This week's Collective Listening Project celebrates exciting news at the Princeton University Department of Music: Professor Donnacha Dennehy has been awarded a 2021 Guggenheim Fellowship! Many of you may remember Professor Dennehy's string quartet, Strange Folk, premiered by principal members of the MET Orchestra, as part of Gustavo Dudamel's residency with us during the 2018–2019 season. The piece, later described as an "energetic tribute to country fiddling" by one reviewer, gave us a taste of his vibrant, Irish folk-infused musical influences. It is fascinating to dive into these influences through the playlist that Professor Dennehy curated for our listening adventure this week, taking us from 15th-century Belgium to present-day Ireland.
There’s a kind of natural flow of energy to this playlist. It starts with one of the most exuberant pieces of music that’s kept me going in the dark days of this pandemic and mainly gets progressively more contemplative, poetic, and elegiac. It lifts again at the end for a kind of transcendent coda by the ecstatic Sufi singer, Nusrat Fateh Ali Khan. I only realize now, that with the exception of the movement from Ligeti’s violin concerto, every piece is vocal! I am very drawn to vocal music at the best of times, but I think that especially now there is something very sustaining about the human musicality of the voice.
SOUMAÏLA KANOUTÉ, TOUMANI DIABATÉ Toumani
We all need joy in our lives, and music is one of the greatest sources of that, even for professional musicians and composers! I saw Toumani Diabaté and his Symmetric Orchestra perform live at Vicar Street in Dublin back in the mid 2000s, and it still ranks as one of the most exciting live events I’ve experienced. Not only is Diabaté a superb kora player, but he also led his large band with such dynamism that the feeling of excitement in collective performance just took the roof off the place! Oh, how nostalgic I am for that collective feeling that comes from live performance right now.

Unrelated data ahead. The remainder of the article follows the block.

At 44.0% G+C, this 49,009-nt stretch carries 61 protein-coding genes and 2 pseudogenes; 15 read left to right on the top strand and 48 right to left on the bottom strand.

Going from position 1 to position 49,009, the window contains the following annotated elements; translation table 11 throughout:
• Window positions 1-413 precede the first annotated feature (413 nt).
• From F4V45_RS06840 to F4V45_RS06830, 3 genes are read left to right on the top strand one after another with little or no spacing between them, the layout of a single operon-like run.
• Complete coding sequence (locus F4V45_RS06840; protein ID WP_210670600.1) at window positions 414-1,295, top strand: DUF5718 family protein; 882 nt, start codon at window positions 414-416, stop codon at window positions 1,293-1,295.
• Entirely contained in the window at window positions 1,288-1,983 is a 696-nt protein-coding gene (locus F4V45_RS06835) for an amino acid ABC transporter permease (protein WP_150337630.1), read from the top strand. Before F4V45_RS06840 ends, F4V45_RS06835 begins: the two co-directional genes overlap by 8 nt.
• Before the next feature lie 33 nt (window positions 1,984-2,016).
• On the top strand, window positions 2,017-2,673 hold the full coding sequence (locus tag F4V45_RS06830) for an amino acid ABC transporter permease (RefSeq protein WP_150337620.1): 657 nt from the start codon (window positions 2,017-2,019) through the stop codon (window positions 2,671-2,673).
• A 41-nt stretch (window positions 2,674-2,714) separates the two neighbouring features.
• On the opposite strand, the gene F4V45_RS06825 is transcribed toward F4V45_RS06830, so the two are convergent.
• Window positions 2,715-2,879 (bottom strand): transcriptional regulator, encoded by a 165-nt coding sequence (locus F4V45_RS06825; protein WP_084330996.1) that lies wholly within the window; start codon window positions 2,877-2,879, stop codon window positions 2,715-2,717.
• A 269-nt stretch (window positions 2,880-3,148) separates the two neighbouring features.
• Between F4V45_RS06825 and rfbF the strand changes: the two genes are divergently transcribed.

GYÖRGY LIGETI Præludium from the Violin Concerto
This represents another high point of virtuosic music making, both in its composition by Ligeti and in its performance here by the outrageously talented violinist Augustin Hadelich. I have actually just finished a violin concerto especially for Augustin, and I can’t wait for the day that we can hear it in the flesh.
JOHANNES OCKEGHEM Deo gratias
In truth, we don’t actually know if this is by Ockeghem. It’s attributed to him, let’s say, but it’s a phenomenal piece of music. I’m very drawn to pieces that totter on the edge between clarity and overwhelming density. This is from a strange and beautiful disc of similarly over-the-top renaissance choral works, directed by Paul Van Nevel.
LEOŠ JANÁČEK Agneče Božij (Agnus Dei) from Mša glagolskaja (Glagolitic Mass), JW III/9
I love that Janáček only really hit his stride in his 60s. But what a stride it was! Almost everything he produced in old age was a compelling masterpiece, and I am especially enamored of the Glagolithic Mass. It’s sui generis. I remember a stunning performance of this at the Royal Albert Hall in London. Not generally my favorite acoustic, it suited this piece perfectly.
MEARA O'REILLY No. 1 from Hockets for Two Voices